Commentary on the Gospel of

Michele Bogard

In reflecting on today’s readings, I find myself ruminating on how people worship and choose to be in relationship with the Lord, and how at times we may judge others on their worship style, efforts, etc.  It makes me recall a reading that is traditionally read on Ash Wednesday (Matthew 6:1-6, 16-21).  If one fasts, we are called not to draw attention to our belly aching.  Instead we are called to reflect on why we choose to fast.  Why is attendance at Ash Wednesday services so high?  Why do we feel compelled to wear those as a badge or testament to our faith?


In the First Reading and the Gospel, we are called to be in communion with the Lord.  Samuel talks about being obedient instead of sacrifice.  Jesus talks about his followers being present with the Lord instead of focusing on the fast itself. 

So then, how can we today call ourselves to focus on our personal relationship with the Lord?  How can we focus on where we have spheres of influence?  How can these efforts get us closer to God?


My husband and I are expecting our first child and I often find myself thinking about what type of parent I will be to our son.  How will I help mold him into a loving, humble, nurturing gentleman who advocates for those in need?  How will I help him navigate the tricky teenage years and not to succumb to peer pressure?  How will I help him find his voice and his passion in life while being true to who he is?  How can I help him find his faith and hold true to it?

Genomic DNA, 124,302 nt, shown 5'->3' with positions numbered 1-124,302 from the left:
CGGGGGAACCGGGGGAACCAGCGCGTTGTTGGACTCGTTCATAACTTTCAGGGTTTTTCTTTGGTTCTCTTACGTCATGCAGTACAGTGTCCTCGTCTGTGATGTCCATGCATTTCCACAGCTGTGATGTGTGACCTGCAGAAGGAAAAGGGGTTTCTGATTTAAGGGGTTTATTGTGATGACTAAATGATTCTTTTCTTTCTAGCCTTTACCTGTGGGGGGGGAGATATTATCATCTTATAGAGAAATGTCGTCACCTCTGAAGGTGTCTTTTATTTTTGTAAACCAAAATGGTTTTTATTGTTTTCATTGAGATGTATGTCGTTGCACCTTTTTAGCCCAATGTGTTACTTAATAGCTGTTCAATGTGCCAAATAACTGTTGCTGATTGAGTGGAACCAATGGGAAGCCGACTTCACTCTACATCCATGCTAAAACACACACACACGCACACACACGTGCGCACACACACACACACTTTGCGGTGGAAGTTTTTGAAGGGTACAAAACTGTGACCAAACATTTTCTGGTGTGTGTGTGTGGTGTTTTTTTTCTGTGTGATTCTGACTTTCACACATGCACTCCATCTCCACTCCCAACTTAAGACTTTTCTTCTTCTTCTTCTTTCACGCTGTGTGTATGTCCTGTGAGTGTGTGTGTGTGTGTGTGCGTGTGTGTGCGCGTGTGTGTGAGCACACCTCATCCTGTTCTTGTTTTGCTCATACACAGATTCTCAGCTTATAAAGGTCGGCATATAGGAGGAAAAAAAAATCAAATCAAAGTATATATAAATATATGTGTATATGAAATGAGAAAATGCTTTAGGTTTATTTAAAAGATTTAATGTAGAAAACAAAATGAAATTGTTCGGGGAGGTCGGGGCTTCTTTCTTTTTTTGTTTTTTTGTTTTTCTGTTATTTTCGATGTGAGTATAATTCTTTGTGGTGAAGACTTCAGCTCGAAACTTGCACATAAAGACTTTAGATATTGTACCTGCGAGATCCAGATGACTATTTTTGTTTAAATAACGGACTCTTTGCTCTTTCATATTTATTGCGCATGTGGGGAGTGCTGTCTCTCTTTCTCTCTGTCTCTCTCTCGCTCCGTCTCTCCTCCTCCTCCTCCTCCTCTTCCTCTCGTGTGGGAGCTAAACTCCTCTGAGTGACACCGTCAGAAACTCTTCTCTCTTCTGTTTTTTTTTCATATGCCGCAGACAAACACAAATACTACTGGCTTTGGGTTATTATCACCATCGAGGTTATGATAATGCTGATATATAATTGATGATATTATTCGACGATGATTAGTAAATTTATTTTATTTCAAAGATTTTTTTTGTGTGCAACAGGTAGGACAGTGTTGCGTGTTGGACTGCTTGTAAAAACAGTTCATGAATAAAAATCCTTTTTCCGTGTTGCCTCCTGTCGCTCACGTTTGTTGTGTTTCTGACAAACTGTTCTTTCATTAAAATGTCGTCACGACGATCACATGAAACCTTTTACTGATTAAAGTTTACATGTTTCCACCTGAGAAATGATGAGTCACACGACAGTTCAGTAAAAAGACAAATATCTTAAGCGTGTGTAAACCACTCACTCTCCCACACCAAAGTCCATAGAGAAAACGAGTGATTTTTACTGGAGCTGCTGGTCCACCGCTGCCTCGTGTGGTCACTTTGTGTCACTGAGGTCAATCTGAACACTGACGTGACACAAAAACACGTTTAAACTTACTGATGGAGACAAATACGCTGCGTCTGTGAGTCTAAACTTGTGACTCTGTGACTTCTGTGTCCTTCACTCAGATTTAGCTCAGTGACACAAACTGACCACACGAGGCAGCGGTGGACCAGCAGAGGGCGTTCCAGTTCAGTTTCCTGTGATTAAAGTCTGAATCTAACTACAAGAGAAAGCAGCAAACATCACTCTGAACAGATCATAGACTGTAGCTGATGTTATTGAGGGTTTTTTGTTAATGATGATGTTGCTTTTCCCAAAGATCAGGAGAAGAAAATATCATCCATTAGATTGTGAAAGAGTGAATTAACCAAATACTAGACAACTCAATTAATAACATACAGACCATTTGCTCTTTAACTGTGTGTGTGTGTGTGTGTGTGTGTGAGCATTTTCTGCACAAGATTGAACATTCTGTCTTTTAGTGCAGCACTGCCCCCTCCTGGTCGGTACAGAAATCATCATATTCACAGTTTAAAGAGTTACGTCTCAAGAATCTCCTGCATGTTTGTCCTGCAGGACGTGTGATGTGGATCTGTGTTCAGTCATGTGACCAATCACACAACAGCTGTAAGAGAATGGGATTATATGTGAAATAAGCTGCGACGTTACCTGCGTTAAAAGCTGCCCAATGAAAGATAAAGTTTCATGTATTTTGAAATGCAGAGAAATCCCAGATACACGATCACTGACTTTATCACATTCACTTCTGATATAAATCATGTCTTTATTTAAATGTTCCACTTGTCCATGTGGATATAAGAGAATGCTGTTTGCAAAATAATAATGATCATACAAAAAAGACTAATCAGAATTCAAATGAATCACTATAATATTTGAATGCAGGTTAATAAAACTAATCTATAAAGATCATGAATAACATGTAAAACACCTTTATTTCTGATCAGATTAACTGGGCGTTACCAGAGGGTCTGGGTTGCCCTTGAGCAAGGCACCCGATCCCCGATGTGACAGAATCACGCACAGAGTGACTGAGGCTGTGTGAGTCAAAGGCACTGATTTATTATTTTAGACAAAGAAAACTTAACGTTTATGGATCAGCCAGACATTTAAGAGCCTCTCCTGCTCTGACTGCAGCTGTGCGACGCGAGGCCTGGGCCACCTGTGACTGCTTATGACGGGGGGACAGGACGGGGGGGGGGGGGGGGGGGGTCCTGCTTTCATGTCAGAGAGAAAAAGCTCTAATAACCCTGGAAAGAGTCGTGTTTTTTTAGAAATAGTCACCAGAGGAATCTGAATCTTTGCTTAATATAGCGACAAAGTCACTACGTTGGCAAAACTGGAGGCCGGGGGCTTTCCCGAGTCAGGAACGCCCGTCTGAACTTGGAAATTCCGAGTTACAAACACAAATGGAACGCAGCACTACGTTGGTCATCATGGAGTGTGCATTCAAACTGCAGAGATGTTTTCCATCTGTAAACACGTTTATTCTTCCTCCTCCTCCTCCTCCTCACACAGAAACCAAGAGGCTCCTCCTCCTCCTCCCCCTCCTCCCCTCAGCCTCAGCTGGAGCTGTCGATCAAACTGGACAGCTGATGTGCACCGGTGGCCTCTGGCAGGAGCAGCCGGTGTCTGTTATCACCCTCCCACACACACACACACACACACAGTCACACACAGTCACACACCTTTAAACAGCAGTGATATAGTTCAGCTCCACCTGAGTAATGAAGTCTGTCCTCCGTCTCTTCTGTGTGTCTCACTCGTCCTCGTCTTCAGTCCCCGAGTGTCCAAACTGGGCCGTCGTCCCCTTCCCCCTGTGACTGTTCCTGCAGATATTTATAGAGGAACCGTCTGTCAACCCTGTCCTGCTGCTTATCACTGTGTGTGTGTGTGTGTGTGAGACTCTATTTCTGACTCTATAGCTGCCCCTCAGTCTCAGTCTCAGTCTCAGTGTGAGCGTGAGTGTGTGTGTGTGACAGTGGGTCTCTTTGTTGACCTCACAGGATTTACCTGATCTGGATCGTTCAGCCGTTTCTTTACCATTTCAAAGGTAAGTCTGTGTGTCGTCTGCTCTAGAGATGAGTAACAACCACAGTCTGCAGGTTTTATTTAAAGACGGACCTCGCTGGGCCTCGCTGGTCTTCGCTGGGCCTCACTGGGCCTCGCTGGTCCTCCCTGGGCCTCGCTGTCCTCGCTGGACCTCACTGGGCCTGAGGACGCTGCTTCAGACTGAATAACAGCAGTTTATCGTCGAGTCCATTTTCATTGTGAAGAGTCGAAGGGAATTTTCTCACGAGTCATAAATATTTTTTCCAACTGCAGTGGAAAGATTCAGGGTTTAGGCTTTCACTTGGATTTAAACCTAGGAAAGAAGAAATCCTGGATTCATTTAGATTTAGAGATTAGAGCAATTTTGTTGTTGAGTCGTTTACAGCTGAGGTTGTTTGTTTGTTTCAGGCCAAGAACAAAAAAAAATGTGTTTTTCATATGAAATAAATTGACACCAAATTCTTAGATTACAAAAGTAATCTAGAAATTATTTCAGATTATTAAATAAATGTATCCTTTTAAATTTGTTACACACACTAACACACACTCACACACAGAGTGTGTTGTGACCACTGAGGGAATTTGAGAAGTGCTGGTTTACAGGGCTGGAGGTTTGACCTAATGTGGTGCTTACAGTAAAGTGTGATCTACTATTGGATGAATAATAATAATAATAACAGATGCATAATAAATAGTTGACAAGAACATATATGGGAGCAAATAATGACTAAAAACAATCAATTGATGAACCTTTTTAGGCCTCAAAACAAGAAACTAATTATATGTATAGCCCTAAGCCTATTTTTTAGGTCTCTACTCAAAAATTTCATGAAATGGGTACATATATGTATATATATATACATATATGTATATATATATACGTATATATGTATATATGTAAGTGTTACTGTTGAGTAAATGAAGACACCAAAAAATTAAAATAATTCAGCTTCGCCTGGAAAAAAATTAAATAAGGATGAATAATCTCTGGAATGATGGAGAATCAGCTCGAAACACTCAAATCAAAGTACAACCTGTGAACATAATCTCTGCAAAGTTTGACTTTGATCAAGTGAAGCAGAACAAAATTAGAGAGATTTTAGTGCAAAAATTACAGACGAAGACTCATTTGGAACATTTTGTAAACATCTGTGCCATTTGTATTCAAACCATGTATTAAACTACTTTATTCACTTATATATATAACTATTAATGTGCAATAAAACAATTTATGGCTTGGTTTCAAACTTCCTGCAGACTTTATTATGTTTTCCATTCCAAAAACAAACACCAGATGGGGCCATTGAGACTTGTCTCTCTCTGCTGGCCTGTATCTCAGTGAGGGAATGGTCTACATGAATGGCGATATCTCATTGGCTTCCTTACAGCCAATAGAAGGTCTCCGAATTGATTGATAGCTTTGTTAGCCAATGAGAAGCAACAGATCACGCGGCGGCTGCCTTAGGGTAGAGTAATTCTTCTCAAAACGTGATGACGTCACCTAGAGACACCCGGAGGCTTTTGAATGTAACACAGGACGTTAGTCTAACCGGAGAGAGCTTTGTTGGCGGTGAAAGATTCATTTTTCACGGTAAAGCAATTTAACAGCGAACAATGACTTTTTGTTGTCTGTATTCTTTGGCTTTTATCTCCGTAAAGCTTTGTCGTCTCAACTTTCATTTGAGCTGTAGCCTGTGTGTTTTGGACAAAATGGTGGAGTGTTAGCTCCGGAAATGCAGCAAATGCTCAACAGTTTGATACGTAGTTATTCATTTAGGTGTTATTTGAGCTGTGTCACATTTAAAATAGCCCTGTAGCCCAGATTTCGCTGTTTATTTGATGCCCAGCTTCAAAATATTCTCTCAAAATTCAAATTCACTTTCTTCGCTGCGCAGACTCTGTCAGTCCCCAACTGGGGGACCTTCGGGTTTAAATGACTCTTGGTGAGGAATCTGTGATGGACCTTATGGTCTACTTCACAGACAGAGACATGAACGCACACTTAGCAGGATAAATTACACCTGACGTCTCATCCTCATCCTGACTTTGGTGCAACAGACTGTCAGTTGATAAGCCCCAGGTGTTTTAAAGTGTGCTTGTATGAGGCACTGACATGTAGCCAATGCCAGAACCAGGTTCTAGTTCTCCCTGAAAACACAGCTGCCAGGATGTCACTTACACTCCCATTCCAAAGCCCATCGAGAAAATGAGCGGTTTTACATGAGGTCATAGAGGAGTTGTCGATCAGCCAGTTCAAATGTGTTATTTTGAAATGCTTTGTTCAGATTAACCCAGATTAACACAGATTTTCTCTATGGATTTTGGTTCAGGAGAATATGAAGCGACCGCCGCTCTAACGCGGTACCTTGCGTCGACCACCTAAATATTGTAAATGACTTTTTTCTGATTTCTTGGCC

So many of my friends, family and colleagues have fallen away from the faith traditions in which they were raised.  They often question their faith institution in their discernment, as well as the variations of spirituality versus organized religion.  For me, at the end of the day, my faith always comes back to a relationship.  Relationships need time, constant care and concern and an acknowledgment that there will be at times when one side falls short and a need for forgiveness and humility.  I can’t help but think that my relationship with God is similar.  I need to make time for it, to focus efforts on it and to acknowledge where I am falling short.  Personally, I chose to focus on where I can strengthen my relationship with the Lord instead of focusing on where others are with their relationship.  Instead, I focus on my efforts and hope that they may be a good example.


When it comes time for my son to ask these similar questions and reflect on his faith life, I pray that I can guide him to ask questions of himself first and not of others.  I pray that he has seen me over the years tend to my relationship with God.  I pray that this can assist him as he may focus on caring and nurturing his relationship with the Lord and being present to where the Spirit is calling him. 


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